The BAFR, which is part of the wider Department of Agriculture, is keen for the country’s aquaculture sector to grow. As part of this effort, the Philippines is greenlighting fish hatcheries across multiple cities and hopes that the effort will keep fish supplies stable.
“We are eyeing to increase our local source for fingerlings through legislated hatcheries which are intended for fry production,” DA Undersecretary for Agri-Industrialisation and for Fisheries Cheryl Caballero said in an interview on 16 February with the Philippine News Agency.
Caballero said the fingerlings will be distributed to satellite nurseries and local operators.
“Then assuring the source for bangus fingerlings [for the] grown-out areas. Included also are fry production for tilapia, pompano and siganid —which has 104 percent production at present,” she said.
Aquaculture is an increasingly important source of safe, nutritious, and sustainable seafood for people worldwide. Globally, aquaculture production must double by 2030 to keep pace with demand. These increases in demand for aquaculture products, food security considerations, and job creation have generated an increased need for skilled workers.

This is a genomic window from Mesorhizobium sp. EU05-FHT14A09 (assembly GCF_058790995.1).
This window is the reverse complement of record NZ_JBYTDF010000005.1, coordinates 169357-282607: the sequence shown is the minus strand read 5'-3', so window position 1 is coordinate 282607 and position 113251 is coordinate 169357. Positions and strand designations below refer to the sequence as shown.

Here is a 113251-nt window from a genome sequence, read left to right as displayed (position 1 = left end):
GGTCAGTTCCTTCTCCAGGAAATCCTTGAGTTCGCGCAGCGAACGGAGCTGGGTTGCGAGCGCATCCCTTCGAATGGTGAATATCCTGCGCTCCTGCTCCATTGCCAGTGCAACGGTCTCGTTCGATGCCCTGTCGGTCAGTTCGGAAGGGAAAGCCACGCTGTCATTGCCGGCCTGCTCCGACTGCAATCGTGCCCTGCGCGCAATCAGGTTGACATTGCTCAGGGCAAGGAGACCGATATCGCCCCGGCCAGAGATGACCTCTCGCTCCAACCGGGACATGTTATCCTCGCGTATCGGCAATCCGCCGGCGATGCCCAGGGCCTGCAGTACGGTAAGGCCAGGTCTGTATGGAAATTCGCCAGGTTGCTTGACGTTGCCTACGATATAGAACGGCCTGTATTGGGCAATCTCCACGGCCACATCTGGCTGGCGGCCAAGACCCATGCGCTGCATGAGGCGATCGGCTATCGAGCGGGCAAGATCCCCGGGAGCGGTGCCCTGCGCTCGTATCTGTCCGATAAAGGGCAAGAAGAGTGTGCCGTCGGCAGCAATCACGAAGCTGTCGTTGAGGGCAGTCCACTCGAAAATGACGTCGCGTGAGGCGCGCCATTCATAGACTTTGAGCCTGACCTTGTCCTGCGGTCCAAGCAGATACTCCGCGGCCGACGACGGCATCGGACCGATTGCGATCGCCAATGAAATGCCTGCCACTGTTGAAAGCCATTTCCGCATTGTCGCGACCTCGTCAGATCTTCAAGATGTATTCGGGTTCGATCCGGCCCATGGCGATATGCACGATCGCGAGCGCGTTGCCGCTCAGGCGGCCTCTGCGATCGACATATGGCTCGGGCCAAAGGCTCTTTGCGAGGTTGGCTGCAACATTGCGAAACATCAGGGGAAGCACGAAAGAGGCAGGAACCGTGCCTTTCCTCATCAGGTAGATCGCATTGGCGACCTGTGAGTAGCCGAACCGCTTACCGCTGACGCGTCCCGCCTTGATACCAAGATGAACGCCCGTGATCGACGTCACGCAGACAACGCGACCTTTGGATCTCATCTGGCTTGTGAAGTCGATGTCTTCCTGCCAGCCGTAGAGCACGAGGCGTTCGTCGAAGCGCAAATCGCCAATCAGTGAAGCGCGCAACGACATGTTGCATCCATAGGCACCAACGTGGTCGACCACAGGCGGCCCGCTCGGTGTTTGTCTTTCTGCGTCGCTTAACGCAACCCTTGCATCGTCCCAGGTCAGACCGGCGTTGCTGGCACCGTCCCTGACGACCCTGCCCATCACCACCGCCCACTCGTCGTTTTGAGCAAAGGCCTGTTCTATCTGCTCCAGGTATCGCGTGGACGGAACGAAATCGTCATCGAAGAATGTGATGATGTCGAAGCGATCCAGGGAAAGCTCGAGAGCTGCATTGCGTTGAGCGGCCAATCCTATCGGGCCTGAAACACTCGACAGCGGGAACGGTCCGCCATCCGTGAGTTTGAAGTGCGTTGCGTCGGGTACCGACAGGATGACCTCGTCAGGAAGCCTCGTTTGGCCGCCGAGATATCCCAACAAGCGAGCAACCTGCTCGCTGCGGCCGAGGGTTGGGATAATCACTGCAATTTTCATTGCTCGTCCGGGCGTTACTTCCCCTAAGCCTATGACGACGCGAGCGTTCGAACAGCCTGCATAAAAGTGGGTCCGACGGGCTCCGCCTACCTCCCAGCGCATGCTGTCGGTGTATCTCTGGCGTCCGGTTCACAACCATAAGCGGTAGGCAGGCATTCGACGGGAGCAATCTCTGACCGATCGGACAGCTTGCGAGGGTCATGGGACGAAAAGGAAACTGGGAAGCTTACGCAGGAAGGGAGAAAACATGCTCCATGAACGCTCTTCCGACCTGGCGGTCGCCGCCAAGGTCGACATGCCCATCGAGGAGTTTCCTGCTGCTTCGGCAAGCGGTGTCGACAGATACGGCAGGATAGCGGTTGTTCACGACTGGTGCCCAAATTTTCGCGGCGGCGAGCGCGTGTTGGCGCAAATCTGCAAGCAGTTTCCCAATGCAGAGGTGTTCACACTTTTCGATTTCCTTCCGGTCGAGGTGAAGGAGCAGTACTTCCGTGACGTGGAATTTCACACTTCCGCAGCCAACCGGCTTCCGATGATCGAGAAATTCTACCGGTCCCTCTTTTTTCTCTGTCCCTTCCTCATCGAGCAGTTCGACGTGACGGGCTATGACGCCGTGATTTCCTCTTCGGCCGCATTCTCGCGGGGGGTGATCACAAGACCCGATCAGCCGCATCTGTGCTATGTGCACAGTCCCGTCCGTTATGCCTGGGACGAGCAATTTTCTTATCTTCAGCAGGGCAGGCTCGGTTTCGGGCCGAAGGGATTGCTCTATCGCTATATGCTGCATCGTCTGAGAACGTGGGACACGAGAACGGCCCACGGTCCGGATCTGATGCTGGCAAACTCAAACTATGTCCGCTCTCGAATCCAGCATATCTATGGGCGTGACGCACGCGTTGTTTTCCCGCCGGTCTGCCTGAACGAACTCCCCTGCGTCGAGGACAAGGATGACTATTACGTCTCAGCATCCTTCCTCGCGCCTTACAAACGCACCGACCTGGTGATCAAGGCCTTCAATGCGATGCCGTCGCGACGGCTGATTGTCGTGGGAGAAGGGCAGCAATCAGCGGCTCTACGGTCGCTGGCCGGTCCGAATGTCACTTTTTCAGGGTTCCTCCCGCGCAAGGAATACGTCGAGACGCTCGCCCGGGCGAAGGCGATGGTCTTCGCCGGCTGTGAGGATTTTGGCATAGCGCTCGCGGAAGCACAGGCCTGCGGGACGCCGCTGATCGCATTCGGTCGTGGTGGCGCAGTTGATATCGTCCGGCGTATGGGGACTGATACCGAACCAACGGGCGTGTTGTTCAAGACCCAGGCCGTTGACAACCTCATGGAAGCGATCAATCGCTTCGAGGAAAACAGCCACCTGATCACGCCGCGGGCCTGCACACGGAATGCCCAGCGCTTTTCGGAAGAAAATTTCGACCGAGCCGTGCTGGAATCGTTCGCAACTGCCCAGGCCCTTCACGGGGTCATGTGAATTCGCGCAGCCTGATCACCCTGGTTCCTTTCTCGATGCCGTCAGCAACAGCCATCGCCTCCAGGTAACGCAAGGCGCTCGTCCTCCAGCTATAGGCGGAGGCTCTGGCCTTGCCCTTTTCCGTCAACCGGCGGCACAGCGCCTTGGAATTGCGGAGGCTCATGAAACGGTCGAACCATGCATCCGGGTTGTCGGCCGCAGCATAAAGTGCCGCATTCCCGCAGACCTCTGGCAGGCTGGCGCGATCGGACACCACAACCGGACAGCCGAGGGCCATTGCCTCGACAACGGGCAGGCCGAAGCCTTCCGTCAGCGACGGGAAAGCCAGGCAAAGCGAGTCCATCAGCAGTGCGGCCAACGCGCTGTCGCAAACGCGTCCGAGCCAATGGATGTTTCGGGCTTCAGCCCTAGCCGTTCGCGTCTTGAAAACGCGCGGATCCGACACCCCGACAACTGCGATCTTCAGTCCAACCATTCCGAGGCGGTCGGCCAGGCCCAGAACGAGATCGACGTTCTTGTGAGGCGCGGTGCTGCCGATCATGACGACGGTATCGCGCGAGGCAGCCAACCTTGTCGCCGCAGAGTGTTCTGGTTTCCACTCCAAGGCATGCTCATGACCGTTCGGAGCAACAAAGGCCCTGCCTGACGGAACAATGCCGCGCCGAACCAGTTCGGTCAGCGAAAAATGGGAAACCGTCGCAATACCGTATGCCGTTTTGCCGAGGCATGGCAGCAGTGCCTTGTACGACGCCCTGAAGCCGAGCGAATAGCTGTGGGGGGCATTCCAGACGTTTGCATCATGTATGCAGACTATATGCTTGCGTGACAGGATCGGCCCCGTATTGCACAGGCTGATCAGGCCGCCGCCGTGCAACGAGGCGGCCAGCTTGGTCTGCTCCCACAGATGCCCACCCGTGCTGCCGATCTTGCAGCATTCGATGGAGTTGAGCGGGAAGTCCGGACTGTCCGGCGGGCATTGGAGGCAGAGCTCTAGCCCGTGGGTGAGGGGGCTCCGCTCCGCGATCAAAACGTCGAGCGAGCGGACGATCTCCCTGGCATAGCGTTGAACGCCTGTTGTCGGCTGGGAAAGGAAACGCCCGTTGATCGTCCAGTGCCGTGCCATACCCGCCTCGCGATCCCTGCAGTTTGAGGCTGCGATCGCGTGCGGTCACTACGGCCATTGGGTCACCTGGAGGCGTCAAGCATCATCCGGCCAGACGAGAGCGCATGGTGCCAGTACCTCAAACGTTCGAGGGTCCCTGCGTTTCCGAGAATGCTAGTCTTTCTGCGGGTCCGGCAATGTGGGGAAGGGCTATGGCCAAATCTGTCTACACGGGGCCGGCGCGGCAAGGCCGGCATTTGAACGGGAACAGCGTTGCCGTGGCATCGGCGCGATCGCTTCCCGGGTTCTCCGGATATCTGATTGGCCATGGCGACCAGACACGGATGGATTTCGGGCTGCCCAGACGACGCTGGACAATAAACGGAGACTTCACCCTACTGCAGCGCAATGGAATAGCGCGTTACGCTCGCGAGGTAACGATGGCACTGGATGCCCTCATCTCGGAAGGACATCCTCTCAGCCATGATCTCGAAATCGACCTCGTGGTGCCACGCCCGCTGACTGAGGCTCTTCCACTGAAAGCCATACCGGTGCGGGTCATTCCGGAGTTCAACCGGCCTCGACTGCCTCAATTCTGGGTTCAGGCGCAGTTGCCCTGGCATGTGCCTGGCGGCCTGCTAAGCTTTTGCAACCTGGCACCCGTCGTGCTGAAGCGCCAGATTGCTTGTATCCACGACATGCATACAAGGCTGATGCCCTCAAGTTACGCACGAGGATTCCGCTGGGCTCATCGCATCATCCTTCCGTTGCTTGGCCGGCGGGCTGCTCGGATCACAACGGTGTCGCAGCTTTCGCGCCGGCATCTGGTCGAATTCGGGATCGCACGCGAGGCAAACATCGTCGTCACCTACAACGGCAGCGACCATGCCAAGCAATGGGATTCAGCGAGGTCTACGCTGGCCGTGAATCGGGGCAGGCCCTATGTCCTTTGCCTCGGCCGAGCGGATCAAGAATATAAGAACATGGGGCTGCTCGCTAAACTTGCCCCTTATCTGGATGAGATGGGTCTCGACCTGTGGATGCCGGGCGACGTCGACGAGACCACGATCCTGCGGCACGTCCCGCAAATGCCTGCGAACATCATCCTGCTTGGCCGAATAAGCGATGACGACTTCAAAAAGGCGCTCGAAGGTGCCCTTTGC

As chairperson of the Senate committee on Agriculture, Food and Agrarian Reform, Villar led the hearing in January 2022 for the 11 House bills and one Senate bill which seeks to build additional fish hatcheries.
Back at BFAR, Caballero said that promoting aquaculture will help mitigate losses from fishing industry, which is vulnerable during typhoons and other natural disasters.
She said the country stands to gain from an expanded aquaculture sector when compared to relying on wild catching or fishing in the open sea.
DA-BFAR particularly cited Typhoon Odette that left the fisheries sector with PHP 3.97 billion ($77.3 million) in damages. The fishery sector’s damage from Typhoon Odette represented 29.8 percent of the Philippines’ total agricultural losses, which was valued at PHP 13.3 billion ($259 million).